Speed Reads

Haitian migrants

There's reportedly a reason thousands of Haitians arrived in Texas on Mexican Independence Day

President Biden is getting a lot of heat for the way his administration is processing the roughly 15,000 Haitians who amassed at the U.S.-Mexico border in Del Rio, Texas, earlier this month. The Department of Homeland Security is flying hundreds of Haitians back to their chaotic homeland, even though most of them appear to have traveled to the U.S. border from long residencies in South America, and releasing hundreds more into the U.S. with orders to appear before immigration judges. 

"On the ground in terms of who gets paroled into the country and who gets expelled, it seems like that's subjective," says Politico's Jack Herrera, who spent several days in Del Rio reporting on the "draconian" situation. "Decisions are being made on the ground by Border Patrol agents. It's not a very clear chain of command. When that happens, you get a bizarre mix of deterrents and random mercy." He said there now appears to be about 5,000 people left in the makeshift camps under the bridge between Del Rio and Mexico's Ciudad Acuña, adding, "It's still a zoo though."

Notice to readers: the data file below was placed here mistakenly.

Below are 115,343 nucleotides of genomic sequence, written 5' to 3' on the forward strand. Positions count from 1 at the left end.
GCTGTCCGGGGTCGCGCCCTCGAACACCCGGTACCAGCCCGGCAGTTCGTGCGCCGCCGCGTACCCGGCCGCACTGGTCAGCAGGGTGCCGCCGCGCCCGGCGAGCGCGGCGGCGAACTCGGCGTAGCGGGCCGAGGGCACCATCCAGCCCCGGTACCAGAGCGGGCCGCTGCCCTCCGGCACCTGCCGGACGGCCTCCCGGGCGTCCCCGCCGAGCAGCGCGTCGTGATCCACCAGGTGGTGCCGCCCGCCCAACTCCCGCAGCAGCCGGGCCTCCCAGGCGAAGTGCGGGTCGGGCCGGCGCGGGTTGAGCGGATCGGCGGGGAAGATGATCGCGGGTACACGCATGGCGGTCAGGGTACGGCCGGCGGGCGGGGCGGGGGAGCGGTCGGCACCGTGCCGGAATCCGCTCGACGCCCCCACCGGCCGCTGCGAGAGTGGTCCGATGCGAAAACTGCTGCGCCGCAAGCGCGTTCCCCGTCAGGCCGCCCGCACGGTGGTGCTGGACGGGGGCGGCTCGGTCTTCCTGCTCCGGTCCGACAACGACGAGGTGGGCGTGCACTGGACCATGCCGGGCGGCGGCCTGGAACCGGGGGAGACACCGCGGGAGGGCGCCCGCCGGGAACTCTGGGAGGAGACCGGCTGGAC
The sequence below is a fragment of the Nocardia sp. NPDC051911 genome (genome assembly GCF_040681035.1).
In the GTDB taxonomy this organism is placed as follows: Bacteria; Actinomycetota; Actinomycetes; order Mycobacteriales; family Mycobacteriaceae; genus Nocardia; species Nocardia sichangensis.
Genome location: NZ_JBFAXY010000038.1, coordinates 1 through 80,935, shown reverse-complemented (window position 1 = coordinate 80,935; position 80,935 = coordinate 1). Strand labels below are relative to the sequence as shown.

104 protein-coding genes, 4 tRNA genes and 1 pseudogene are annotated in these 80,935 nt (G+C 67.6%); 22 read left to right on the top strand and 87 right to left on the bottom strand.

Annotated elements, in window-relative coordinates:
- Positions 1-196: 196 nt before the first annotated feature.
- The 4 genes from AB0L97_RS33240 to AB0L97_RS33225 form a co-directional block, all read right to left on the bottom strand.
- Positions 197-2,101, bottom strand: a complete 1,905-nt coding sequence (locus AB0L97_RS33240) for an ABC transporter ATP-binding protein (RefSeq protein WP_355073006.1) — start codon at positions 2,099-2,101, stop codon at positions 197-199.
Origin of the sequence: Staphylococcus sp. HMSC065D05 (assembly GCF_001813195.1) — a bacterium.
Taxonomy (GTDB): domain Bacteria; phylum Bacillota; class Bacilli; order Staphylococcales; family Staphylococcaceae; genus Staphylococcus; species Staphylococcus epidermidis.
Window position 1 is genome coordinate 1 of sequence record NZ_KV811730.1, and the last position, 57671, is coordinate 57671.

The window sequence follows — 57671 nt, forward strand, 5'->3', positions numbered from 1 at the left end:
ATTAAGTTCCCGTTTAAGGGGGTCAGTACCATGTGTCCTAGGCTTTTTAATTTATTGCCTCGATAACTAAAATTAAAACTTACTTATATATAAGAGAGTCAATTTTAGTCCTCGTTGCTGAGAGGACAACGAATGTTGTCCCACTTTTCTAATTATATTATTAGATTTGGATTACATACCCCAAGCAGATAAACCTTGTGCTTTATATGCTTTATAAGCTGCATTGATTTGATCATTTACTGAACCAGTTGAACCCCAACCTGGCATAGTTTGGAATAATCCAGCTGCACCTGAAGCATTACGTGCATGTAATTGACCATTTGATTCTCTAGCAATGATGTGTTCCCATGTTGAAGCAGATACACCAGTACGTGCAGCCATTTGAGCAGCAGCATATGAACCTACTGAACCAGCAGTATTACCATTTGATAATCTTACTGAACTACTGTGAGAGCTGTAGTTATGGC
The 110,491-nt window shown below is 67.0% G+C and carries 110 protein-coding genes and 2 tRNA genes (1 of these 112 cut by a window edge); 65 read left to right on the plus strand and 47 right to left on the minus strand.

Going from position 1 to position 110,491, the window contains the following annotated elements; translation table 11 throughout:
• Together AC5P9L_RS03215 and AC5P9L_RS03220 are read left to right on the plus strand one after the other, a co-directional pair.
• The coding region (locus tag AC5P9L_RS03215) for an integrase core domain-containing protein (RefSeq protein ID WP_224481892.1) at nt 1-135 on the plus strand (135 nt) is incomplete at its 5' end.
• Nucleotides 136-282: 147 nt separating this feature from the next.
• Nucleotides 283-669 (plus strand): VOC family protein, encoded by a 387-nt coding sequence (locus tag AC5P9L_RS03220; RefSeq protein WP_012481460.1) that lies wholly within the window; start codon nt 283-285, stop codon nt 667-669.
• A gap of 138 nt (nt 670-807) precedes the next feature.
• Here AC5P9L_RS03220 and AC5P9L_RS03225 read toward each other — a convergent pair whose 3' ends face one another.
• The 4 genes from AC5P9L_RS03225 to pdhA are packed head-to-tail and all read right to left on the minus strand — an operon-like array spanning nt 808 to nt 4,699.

But there's also the question of why so many migrants, mostly Haitians, showed up at the Acuña border crossing all at once. That date, Sept. 16, appears to be important. 

"From my interviews with some Haitian migrants as well as with the attorneys who have interviewed a lot of these folks it seems like it was a complicated rumor that people were being allowed to cross the border in Del Rio," Herrera told Politico's Nightly newsletter "The reason they all arrived on the same day was actually they arrived on Mexican Independence Day. Because Mexican immigration authorities have been cracking down on movement throughout the region, migrants figured that during the Independence Day celebration, they would be distracted and it'd be easier to travel."